Three members of San Fernando Valley family accused of removing their tracking bracelets and going on the lam after they were convicted in an $18 million COVID-19 relief fraud case were captured in Montenegro, federal authorities said Wednesday.
Richard Ayvazyan, 43, his wife and co-defendant Marietta Terabelian, 37, and his sister-in-law Tamara Dadyan, 42, were arrested Tuesday in the small mountainous country in southeastern Europe, NBC News reported.
They have been missing since Aug. 29.
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The three were among eight family members convicted of stealing more than $18 million in COVID relief loans and using the money on extravagant expenditures, like down payments on luxury homes, designer handbags, clothing and a Harley-Davidson motorcycle.
It was not immediately clear how their extradition to the U.S. might play out.
The FBI had no immediate comment.
The bizarre story has been so since the beginning.
In November 2021, the couple Ayvazyan and Terabelian were sentenced in court despite a no-show, which their family said was because they were kidnapped -- apparently to prevent them from disclosing the identities accomplices who are not indicted, according to court papers.
The FBI however said the married couple, facing the possibility of years behind bars, removed their location monitoring devices, left a note for their children, and absconded together from their Encino home. The following day, a Los Angeles judge signed bench warrants for their arrest.
In November, Ayvazyan was sentenced to 17 years in federal prison and his wife was handed a six-year term, according to the U.S. Attorney's Office. Ayvazyan was the alleged mastermind behind the crime ring.
The couple and two relatives were found guilty in June of 2021 of scheming to submit fraudulent loan applications under which they and others obtained more than $18 million in Paycheck Protection and Economic Injury Disaster Loan program funds, which they used to make down payments on luxury homes in Tarzana, Glendale and Palm Desert, and to buy other high-end items such as gold coins, diamonds, jewelry, luxury watches, imported furnishings, designer handbags, clothing and a Harley-Davidson motorcycle.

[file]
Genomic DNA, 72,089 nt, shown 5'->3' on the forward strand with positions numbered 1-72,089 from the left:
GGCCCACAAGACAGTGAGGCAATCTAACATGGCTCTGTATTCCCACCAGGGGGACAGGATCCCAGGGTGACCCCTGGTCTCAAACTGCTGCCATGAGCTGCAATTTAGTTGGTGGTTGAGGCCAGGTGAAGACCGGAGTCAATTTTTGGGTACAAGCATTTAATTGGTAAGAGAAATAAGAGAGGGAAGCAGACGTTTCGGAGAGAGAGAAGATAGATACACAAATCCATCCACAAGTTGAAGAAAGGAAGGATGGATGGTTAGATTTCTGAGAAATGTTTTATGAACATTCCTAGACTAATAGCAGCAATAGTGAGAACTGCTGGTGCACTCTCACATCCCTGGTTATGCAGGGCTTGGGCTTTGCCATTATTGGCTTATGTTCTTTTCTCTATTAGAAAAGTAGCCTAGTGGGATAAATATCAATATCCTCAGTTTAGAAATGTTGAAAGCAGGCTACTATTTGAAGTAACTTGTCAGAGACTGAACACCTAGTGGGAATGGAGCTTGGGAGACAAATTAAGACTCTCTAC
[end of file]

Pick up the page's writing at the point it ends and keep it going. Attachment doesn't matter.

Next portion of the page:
Ayvazyan "victimized elderly persons (including those with disabilities), deceased persons and foreign exchange students who had spent only a few months in the United States years ago and now lived thousands of miles away in a foreign country,'' prosecutors wrote.
The defendants were convicted of conspiracy to commit bank fraud and wire fraud, wire fraud, bank fraud and conspiracy to commit money laundering.
Ayvazyan was also found guilty of aggravated identity theft.
The Los Angeles federal jury determined the defendants must forfeit bank accounts, jewelry, watches, gold coins, three homes and about $450,000 in cash, according to the U.S. Attorney's Office.
Evidence showed the defendants used bogus or stolen identities to submit fraudulent applications for the loans. To support the applications, the defendants also submitted sham documents to lenders and the Small Business Administration, including fake identity documents, tax documents and payroll records, prosecutors said.
Prior to the verdict, four accomplices pleaded guilty to criminal charges in the case.